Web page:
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The Daily Wildcat

The Daily Wildcat


    UA sophomore double-majors in biochemistry and music

    When faced with the decision to pursue music or medicine, Wyatt Duino took the easy way out: he chose both.

    Already a declared biochemistry major, the 18-year-old UA student is set to begin music classes in the fall to further pursue a singing career. Obtaining both musical and medical degrees, while nothing short of ambitious, is mostly notable for its rare presence on resumes typically divided between experience in the arts or sciences. “I wouldn’t be happy if I was doing something I didn’t love doing,” said Duino, who played bass, trombone and piano in middle school before transitioning — purely by accident — to singing after someone took notice while Duino was “messing around” with his voice.

    “(They) told me I was good,” Duino said. “I didn’t believe it, because I had never sung before.”

    But the compliment stuck, and it didn’t take long for Duino to add another outlet to his musical repertoire. Thanks in part to his middle school music teacher, who stressed that “hard work and effort can overcome talent,” Duino was inspired to begin technical training for his voice. As he progressed, his impression of singing began to change.

    “When I first started, I was just trying to gain skill and technicality,” Duino said. “But as I moved on, I realized music is much more than skill, it’s artful expression.”

    Due to its popularity in his California high school, Duino quickly pinpointed R&B and acoustic music as a means to that expression. He began to record performance videos covering well-known songs with his own vocal twists, posting them on a YouTube channel for friends to circulate and comment on.

    Working on covers provided a comfortable place to both practice and explore, and Duino didn’t feel pressured to write his own verses. However, that sense of security faltered his junior year of high school. A close friend of his died in a parkour-related accident, leaving Duino flooded with emotion and a “large motivation to create,” he said.

    Finding motivation was a challenge, but far from impossible. Duino began to translate his daily emotions first into poetry, then into musical verse, and was surprised with the result: unpolished and intense, but undisputedly real songs. He decided to share his newfound creative inspiration with other students before moving on to college: Club Expressions, organized by Duino to help high-schoolers involved in the arts showcase their work to the public, raised over $5,000 for families in need his senior year.

    On scholarship at the UA, Duino declared biochemistry to ultimately fulfill his long-time dream of becoming a neurosurgeon. Music, however, continued to remain a focus, and not incorporating it into his education made Duino feel like his future was limited to only one option. Choosing to declare music as well, he said, opened those options up to many other possibilities, making him more motivated and “better oriented” to think critically.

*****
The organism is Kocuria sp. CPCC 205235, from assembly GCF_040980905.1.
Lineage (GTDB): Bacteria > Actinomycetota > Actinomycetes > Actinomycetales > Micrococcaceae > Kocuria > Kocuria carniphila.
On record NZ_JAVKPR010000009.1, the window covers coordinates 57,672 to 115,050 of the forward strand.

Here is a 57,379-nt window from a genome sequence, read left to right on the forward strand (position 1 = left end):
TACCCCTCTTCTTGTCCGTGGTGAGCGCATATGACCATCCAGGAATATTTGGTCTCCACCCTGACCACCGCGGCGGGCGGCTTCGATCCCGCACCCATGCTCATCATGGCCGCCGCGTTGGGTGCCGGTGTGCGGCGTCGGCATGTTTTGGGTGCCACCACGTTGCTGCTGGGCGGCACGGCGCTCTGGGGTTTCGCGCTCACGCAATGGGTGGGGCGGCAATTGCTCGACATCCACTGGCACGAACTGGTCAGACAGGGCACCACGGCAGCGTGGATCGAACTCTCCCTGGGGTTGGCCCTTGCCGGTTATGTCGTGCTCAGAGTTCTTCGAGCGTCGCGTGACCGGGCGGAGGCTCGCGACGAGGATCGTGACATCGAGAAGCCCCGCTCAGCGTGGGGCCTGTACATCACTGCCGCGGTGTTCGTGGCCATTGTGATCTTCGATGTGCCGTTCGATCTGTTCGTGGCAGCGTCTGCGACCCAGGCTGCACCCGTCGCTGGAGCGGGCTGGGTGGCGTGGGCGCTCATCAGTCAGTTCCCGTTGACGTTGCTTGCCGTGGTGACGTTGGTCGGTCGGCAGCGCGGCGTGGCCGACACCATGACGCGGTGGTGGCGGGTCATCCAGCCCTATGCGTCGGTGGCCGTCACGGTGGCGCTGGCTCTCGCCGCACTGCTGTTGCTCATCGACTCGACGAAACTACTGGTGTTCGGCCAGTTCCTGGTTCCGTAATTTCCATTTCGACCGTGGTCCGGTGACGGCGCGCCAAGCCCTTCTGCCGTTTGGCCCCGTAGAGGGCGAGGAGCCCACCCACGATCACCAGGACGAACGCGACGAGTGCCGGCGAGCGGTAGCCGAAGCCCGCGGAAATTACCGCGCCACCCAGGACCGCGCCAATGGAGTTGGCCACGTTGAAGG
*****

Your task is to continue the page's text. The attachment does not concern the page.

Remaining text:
“Sometimes you just have a moment in your life when you realize, ‘This is what I want to do,’” he said. “If I don’t become a doctor, I want to pursue my music 100 percent. Whatever happens, happens.”

    A discussion of Duino’s favorite artists, John Legend and Adam Levine, prompted a debate: Are the countless reality singing competitions on television the mass media’s attempt to recognize talent on a grand scale, or an insult to the entire industry? With both his chosen artists acting as judges in such programs (“Duets,” and “The Voice” respectively), I had an idea of what Duino would think, but the scope of his response surprised me.

    “(The shows) are a great movement towards creating community,” he said. “It gives (the public) a more musical and artistic background. Music is something that everyone can agree on.” Asked if he would ever go on one himself, Duino laughed and said he “wouldn’t be opposed to it.”

    However, Duino has no need to rely on the likes of Steven Tyler and the rest of the eccentric performers-turned-critics roster, as he’s already pushing beyond the constraints of social media on his own this summer. With performances scheduled in Los Angeles, Las Vegas and San Francisco — the last two of which he used to live in — Duino intends to document his travels and convey personal memories of each city through the music he performs.

    “You can take a person out of a place, but you can’t take the place out of the person,” he said. “I’m really just a combination of my interactions and experiences.”

    And if experience is key, when Duino returns in the fall as a newly-declared music student, he’ll have plenty more to sing about.

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